Parenting is always demanding, but it has especially unique challenges when children experience neurodevelopmental problems, such as ADHD. To address the needs of parents with ADHD children, research in the area of Parental Behavioral Therapy is accelerating. This type of therapy focuses on behavioral strategies that, if practiced regularly, can have a positive impact on the child’s long-term behavior, as well as a reduction in parental stress. While these strategies are simple, there are hurdles to putting them into practice. First, parents may be struggling with their own neurodevelopmental issues. Second, due to the needs of their children, parents are under a lot of stress—this is in addition to regular, daily life stresses. Our work explores how to monitor parents’ stress and offers in situ support to remind parents of behavioral strategies to practice in moments of duress. We gained insight into how to design for the dynamics of families with ADHD children by using a prototype of our system as a probe. Our goal was to bring to the forefront simple strategies that can positively impact family ties and enhance the wellbeing of the child. We will present results that suggest that when interventions are cued during moments of duress, technology might prove very useful in support of behavioral therapy.

  • Kael Rowan, Robert DeLine, Andrew Bragdon, and Jens Jacobsen, Debugger Canvas: Industrial Experience with the Code Bubbles Paradigm, International Conference on Software Engineering, 2 June 2012.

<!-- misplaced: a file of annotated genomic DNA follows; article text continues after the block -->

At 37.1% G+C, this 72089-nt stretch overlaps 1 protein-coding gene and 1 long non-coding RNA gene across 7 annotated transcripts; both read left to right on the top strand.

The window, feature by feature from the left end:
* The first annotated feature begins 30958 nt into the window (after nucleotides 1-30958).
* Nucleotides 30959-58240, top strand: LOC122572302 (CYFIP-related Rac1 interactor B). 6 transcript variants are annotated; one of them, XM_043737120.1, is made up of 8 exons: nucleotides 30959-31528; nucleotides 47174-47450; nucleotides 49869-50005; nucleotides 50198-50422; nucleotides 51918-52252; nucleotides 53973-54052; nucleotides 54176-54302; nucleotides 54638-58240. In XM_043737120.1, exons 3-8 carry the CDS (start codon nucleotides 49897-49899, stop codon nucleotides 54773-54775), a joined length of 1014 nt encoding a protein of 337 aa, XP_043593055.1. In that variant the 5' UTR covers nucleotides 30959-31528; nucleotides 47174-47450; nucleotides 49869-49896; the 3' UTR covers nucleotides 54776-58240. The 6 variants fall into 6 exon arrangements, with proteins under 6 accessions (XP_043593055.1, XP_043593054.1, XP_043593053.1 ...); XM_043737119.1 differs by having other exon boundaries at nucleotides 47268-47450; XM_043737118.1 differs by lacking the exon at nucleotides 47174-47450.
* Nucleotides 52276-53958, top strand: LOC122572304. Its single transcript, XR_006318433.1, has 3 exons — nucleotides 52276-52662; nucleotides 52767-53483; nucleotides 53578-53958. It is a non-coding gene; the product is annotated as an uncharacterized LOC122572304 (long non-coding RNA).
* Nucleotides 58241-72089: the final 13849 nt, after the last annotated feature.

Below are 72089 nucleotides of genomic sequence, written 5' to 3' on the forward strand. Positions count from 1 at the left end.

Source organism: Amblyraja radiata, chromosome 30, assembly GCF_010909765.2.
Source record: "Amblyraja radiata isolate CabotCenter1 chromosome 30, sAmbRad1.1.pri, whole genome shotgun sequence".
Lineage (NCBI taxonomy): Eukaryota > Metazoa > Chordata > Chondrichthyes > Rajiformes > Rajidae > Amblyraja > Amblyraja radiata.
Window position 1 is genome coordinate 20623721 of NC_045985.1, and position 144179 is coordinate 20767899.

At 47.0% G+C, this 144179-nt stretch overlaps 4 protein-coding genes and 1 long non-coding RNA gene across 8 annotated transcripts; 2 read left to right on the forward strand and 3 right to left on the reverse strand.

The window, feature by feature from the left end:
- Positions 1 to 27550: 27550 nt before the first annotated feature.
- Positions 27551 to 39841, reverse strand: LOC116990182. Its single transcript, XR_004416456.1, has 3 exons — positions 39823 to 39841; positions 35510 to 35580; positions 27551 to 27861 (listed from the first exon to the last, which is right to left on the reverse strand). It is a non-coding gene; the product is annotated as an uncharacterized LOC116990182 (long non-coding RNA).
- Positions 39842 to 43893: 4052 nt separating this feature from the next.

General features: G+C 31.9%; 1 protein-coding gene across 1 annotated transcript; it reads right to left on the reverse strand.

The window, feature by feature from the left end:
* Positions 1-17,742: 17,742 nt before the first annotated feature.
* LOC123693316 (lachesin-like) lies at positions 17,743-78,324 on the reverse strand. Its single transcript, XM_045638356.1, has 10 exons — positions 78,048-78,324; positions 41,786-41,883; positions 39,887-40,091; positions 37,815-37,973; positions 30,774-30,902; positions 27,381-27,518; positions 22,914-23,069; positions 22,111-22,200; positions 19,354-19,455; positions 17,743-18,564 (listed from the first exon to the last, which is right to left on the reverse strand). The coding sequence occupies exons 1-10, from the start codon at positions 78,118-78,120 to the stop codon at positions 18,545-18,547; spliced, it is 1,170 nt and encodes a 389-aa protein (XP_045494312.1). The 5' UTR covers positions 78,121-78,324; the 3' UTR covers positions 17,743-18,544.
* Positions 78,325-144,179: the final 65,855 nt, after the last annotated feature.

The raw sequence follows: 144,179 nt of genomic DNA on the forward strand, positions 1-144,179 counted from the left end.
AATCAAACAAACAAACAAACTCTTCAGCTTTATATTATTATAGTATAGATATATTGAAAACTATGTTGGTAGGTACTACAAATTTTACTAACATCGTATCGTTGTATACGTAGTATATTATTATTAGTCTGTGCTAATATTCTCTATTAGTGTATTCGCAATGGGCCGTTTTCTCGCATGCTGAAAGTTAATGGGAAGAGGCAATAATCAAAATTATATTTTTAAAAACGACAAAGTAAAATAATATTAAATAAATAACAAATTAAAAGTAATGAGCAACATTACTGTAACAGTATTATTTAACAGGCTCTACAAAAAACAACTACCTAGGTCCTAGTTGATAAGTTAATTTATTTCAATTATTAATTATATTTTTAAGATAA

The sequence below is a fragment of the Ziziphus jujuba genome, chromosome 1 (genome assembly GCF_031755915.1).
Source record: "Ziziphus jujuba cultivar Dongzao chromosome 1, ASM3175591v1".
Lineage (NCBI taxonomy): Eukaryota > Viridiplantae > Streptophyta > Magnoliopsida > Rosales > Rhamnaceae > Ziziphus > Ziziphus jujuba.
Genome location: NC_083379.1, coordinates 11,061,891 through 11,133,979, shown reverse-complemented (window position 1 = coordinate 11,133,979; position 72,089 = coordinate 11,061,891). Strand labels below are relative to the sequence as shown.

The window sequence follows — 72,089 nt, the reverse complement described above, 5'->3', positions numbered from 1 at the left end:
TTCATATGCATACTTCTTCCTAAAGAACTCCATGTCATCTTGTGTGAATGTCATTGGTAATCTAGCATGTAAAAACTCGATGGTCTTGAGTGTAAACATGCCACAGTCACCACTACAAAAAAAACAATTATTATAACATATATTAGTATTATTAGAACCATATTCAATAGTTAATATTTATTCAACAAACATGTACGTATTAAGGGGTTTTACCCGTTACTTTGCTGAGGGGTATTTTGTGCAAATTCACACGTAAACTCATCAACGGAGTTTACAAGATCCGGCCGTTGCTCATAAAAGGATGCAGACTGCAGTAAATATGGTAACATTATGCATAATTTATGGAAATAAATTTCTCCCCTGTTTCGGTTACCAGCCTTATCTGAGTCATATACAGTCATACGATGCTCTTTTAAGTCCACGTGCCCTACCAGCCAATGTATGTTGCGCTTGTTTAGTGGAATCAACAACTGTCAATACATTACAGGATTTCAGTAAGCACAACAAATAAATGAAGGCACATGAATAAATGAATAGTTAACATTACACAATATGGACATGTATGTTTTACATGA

At ICSE 2010, the Code Bubbles team from Brown University and the Code Canvas team from Microsoft Research presented similar ideas for new user experiences for an integrated development environment. Since then, the two teams formed a collaboration, along with the Microsoft Visual Studio team, to release Debugger Canvas, an industrial version of the Code Bubbles paradigm. With Debugger Canvas, a programmer debugs her code as a collection of code bubbles, annotated with call paths and variable values, on a twodimensional pan-and-zoom surface. In this experience report, we describe new user interface ideas, describe the rationale behind our design choices, evaluate the performance overhead of the new design, and provide user feedback based on lab participants, post-release usage data, and a user survey and interviews. We conclude that the code bubbles paradigm does scale to existing customer code bases, is best implemented as a mode in the existing user experience rather than a replacement, and is most useful when the user has a long or complex call paths, a large or unfamiliar code base, or complex control patterns, like factories or dynamic linking.

  • Robert DeLine, Gina Venolia, and Kael Rowan, Software Development with Code Maps, in Communications of the ACM, vol. 53, no. 8, pp. 48-54, Association for Computing Machinery, Inc., 4 July 2010.

    Could those ubiquitous hand-drawn code diagrams become a thing of the past? (NOTE: Also appears in ACM Queue 8:7, Aug 2010.)

  • Robert DeLine and Kael Rowan, Code Canvas: Zooming towards Better Development Environments, in Proceedings of the International Conference on Software Engineering (New Ideas and Emerging Results), Association for Computing Machinery, Inc., 2 May 2010.

    The user interfaces of today’s development environments have a “bento box” design that partitions information into separate areas. This design makes it difficult to stay oriented in the open documents and to synthesize information shown in different areas. Code Canvas takes a new approach by providing an infinite zoomable surface for software develop-ment. A canvas both houses editable forms of all of a project’s documents and allows multiple layers of visualization over those documents. By uniting the content of a project and in-formation about it onto a single surface, Code Canvas is de-signed to leverage spatial memory to keep developers orient-ed and to make it easy to synthesize information.

  • Kael Rowan, Code Canvas, in Kael Rowan's Blog, 26 March 2009.

    Code Canvas is an experimental research platform for building a spatial development environment. It lets us explore design alternatives when dealing with source code on an infinitely scalable two-dimensional surface.